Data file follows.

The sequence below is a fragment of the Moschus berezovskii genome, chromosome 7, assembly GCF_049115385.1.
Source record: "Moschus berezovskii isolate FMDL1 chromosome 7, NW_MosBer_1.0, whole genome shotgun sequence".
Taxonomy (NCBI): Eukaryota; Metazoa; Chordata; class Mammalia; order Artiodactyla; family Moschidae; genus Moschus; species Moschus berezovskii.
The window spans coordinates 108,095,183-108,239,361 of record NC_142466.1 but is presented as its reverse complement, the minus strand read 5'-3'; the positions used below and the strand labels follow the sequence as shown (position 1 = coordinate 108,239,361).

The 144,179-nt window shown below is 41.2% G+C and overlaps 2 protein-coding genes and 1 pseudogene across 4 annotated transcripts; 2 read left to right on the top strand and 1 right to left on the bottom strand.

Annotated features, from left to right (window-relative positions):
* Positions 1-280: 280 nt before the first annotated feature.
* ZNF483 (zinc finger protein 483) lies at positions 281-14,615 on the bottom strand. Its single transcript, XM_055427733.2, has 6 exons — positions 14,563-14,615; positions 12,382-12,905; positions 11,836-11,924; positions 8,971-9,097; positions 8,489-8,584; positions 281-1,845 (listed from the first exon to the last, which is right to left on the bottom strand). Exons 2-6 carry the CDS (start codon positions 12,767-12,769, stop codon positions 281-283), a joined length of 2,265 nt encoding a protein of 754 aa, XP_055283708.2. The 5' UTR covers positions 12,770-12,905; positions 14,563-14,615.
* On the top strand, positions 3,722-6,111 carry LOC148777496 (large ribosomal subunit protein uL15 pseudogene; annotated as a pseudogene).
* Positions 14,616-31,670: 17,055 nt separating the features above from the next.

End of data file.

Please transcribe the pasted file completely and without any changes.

The sequence below is a fragment of the Moschus berezovskii genome, chromosome 7, assembly GCF_049115385.1.
Source record: "Moschus berezovskii isolate FMDL1 chromosome 7, NW_MosBer_1.0, whole genome shotgun sequence".
Taxonomy (NCBI): Eukaryota; Metazoa; Chordata; class Mammalia; order Artiodactyla; family Moschidae; genus Moschus; species Moschus berezovskii.
The window spans coordinates 108,095,183-108,239,361 of record NC_142466.1 but is presented as its reverse complement, the minus strand read 5'-3'; the positions used below and the strand labels follow the sequence as shown (position 1 = coordinate 108,239,361).

The 144,179-nt window shown below is 41.2% G+C and overlaps 2 protein-coding genes and 1 pseudogene across 4 annotated transcripts; 2 read left to right on the top strand and 1 right to left on the bottom strand.

Annotated features, from left to right (window-relative positions):
* Positions 1-280: 280 nt before the first annotated feature.
* ZNF483 (zinc finger protein 483) lies at positions 281-14,615 on the bottom strand. Its single transcript, XM_055427733.2, has 6 exons — positions 14,563-14,615; positions 12,382-12,905; positions 11,836-11,924; positions 8,971-9,097; positions 8,489-8,584; positions 281-1,845 (listed from the first exon to the last, which is right to left on the bottom strand). Exons 2-6 carry the CDS (start codon positions 12,767-12,769, stop codon positions 281-283), a joined length of 2,265 nt encoding a protein of 754 aa, XP_055283708.2. The 5' UTR covers positions 12,770-12,905; positions 14,563-14,615.
* On the top strand, positions 3,722-6,111 carry LOC148777496 (large ribosomal subunit protein uL15 pseudogene; annotated as a pseudogene).
* Positions 14,616-31,670: 17,055 nt separating the features above from the next.